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One of the Jagdwaffe’s main Sturmgruppen was II./JG 4. This Fw 190 A-8/R2, coded “white 11” was captured by Allied forces following the German fighter attack on Allied airfields on New Year’s Day 1945. The pilot, Gef. Walter Wagner, was taken prisoner. The Sturmgruppen initially proved very successful but, with the appearance of Allied fighters, their heavily armored aircraft began to suffer severe losses. (Photo courtesy of EN Archive collection)

On March 27, Dahl shot down two P-47s to register his 102nd and 103rd victories, and on April 4, he claimed his 110th. In a 10-day period following this, from April 9 to 19, he shot down 15 Russian aircraft, mainly Il-2s and Yak 9s. Following this, he transferred to the Me 262 fighter conversion unit, III./EJG 2, shooting down a P-51 on the 19th. On the 24th, Dahl claimed a B-17 followed by a P-51 two days later. This was his 128th and last victory, claimed during 678 combat missions, including about 300 ground-attack sorties. Of this total, 77 were scored on the Eastern front and 36 were four-engine bombers. On April 30 he was promoted to Oberst (colonel).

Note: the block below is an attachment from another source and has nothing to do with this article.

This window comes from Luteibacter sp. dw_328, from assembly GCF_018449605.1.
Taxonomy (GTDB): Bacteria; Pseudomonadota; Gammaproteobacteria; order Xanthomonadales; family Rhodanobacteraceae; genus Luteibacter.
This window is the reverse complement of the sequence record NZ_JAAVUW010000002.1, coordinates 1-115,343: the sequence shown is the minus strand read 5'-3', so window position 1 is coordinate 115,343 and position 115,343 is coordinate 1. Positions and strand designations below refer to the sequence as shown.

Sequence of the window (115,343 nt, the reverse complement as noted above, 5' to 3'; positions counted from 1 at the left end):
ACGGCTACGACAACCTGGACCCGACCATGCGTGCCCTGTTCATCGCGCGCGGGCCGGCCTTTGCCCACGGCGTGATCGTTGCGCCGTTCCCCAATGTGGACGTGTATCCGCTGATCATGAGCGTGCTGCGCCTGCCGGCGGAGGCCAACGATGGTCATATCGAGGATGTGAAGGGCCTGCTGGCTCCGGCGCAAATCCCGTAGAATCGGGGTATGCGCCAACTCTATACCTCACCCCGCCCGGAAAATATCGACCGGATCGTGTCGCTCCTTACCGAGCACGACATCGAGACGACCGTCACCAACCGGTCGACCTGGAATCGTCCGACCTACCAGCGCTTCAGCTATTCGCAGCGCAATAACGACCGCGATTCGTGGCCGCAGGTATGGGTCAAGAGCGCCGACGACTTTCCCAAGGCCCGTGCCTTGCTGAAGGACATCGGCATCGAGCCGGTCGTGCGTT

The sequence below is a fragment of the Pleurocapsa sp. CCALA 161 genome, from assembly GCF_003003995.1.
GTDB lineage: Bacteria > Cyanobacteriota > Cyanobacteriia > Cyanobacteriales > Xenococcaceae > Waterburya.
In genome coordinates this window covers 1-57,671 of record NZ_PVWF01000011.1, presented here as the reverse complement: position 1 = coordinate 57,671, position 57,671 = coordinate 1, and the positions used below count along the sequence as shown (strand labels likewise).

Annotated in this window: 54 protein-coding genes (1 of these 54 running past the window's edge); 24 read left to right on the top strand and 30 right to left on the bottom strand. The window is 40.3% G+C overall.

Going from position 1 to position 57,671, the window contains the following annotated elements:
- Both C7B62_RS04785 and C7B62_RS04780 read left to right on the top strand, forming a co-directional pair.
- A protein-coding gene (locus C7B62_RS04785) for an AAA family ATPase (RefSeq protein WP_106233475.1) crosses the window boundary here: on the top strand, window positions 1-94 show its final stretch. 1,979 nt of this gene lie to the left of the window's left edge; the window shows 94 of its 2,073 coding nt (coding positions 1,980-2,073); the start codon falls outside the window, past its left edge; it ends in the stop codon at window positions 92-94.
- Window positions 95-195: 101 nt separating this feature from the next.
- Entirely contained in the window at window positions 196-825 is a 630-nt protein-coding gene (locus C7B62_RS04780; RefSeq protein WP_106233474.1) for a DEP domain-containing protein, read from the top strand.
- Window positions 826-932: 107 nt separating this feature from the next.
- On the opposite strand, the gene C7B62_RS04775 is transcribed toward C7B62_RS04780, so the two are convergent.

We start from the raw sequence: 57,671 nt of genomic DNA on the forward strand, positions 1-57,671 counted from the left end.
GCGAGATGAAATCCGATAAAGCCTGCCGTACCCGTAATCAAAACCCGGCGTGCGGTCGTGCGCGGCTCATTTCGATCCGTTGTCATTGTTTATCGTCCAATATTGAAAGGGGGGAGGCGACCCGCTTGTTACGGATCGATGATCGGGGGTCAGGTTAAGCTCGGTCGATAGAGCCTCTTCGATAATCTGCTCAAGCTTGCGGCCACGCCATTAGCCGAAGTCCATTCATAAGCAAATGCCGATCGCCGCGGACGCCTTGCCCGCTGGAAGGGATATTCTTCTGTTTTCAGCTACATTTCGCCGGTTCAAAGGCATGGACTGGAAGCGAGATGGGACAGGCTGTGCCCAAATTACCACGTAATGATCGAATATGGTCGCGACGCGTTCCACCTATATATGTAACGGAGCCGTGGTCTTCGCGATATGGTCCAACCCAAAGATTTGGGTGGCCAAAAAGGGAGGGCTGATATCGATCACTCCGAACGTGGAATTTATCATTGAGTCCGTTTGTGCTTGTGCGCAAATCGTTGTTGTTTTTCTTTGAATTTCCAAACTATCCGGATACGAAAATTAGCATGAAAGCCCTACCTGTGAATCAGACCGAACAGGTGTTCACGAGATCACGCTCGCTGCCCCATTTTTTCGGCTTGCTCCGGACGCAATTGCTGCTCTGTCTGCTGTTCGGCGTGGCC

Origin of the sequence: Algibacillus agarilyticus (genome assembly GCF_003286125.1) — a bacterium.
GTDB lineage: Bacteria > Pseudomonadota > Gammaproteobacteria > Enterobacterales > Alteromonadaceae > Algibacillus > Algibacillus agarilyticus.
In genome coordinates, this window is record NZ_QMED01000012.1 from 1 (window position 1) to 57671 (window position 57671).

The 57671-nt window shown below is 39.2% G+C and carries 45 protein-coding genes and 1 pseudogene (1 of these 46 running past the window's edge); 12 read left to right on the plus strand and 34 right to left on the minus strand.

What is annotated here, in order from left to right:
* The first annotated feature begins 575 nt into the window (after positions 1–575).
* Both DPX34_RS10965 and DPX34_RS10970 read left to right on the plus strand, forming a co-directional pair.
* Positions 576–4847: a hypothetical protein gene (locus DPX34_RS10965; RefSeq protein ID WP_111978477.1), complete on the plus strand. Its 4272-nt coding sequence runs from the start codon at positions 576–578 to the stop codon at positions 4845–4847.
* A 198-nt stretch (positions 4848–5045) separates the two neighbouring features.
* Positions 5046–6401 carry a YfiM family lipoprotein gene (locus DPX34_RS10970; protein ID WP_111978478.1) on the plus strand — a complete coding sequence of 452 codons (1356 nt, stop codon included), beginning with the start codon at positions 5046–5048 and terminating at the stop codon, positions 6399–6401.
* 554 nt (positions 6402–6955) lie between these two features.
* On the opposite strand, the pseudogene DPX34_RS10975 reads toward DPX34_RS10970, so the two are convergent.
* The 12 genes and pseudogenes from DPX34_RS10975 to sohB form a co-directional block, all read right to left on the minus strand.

Dahl was by no means the highest-scoring Luftwaffe ace, actually being joint 59th on the list, which was led by Erich Hartmann. Nevertheless, he survived the war as a much respected leader who was forced to defend his unit against the stupidity of Nazi leadership—a not uncommon problem experienced by German pilots. He died on November 25, 1985, at Heidelberg, aged 69.


Luftwaffe Aces and an Explanation